It’s certainly the case that the public attitude toward at least some of the personal scandals that plagued politicians starting roughly in the 1970s when, partly in response to the Watergate Era, ended the “code of silence” that had once existed in Washington regarding the private lives of powerful people. Whereas the long-term affair that Franklin Roosevelt had during his time in office, or the numerous dalliances of President Kennedy, were treated with the journalistic equivalent of a “wink and a nod,” we entered an era when essentially private activity by politicians became public fodder and many careers were ruined. Granted, in many cases, the events that led to these downfalls were prompted by what can only be called incredibly stupid or reckless behavior by the people involved (Gary Hart’s challenge to the press that they should follow him if they believed he was being unfaithful to his wife comes to mind). In others, such as the more recent examples of former New York Governor Elliot Spitzer, former Senator and Presidential candidate John Edwards, and former New Jersey Governor Jim McGreevey involved illegal or unethical activities. However, it’s also true that, for a long time, the press focused on essentially private behavior by politicians and those in power not necessarily because it was relevant to their jobs, but because it satisfied some prurient interest and, of course, brought in the ratings. For a long time, the public actually seemed to care about these types of stories when they went to the polls, but that doesn’t seem to be the case anymore. After all, Bill Cinton is arguably the most popular politician in America despite the fact that he engaged in an affair with a 21 year-old intern while he was in the White House. Would that have happened in 1960 if people had known about JFK’s dalliances? I’m not so sure.
That doesn’t mean that a politician who does commits some transgression isn’t going to have to worry about the voters any more, that’s something that will likely be decided on a case-by-case basis. In Crapo’s case, he’s not up for re-election until 2016 and in his last election he beat his Democratic opponent by more than 200,000 votes. This is, after all, Idaho and Crapo is a Republican. Absent some evidence that there are more serious issues regarding his personal life or his behavior in office I suspect he’d be easily re-elected in four years should he choose to run. In some cases, though, I’m sure that there will be cases were personal behavior does spell the end of a political career. Indeed, in the just about to conclude 112th Congress we saw many examples of it, the most extreme, of course, the bizarre behavior and downfall of Anthony Weiner. What’s clear, though, is that personal transgressions are no longer the death sentence for a political career that they used to be.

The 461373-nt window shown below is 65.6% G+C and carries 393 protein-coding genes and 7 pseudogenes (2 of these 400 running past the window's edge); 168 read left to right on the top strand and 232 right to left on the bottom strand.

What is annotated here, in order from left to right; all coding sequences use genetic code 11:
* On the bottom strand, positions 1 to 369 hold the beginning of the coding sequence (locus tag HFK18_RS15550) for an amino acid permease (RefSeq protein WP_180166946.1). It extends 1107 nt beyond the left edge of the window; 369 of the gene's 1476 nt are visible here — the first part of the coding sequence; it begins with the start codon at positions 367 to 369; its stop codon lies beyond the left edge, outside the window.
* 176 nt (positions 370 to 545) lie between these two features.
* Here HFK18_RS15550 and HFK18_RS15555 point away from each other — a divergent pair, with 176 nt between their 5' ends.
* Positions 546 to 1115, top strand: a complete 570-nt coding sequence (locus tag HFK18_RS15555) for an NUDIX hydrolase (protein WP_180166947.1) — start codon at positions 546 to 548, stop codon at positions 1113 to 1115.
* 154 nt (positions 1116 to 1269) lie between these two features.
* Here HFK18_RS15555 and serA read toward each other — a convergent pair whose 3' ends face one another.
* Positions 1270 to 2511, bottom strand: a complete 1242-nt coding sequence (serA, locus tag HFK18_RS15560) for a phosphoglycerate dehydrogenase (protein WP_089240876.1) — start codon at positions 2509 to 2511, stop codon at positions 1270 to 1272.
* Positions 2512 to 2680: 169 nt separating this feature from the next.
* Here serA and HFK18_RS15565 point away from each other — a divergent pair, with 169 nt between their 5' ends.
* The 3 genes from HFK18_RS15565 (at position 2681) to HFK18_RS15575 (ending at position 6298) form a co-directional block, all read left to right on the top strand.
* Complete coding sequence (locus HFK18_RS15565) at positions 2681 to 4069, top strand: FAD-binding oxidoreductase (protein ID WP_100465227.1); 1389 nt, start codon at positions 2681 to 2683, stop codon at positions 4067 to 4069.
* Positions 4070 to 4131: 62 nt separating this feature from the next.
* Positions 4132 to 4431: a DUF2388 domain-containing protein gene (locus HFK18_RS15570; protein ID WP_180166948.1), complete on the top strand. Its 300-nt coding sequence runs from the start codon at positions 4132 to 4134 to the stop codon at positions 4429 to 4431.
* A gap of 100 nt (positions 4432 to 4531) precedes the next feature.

Smith suggests that this means that the political media is going to have to adjust how it reports these kinds of stories:
This new era isn’t a return to the old media silence about sex, drugs, and other foibles in the corridors of power. That’s obviously gone, and there’s no suggestion that Americans have grown too mature to gossip about their leaders, if such a thing is a sign of maturity. The reality, for better or worse, is that Americans seem capable both of being amused by and interested in their leaders’ foibles without withdrawing their support from those politicians. Voters’ comfort with this will be welcomed, of course, by the political class; the biggest problem it poses is for the press, which will have to find a mode other than outrage in which to cover the intersection of the political and the personal.
It depends, I suppose, on the type of transgression we’re talking about. Personal sexual peccadilloes are likely to be viewed less seriously than a criminal offense of some kind, quite obviously. However, does that mean that every little transgression by a politician should be treated as an “Outrage Of The Day?” It seems the public’s answer to that question is no.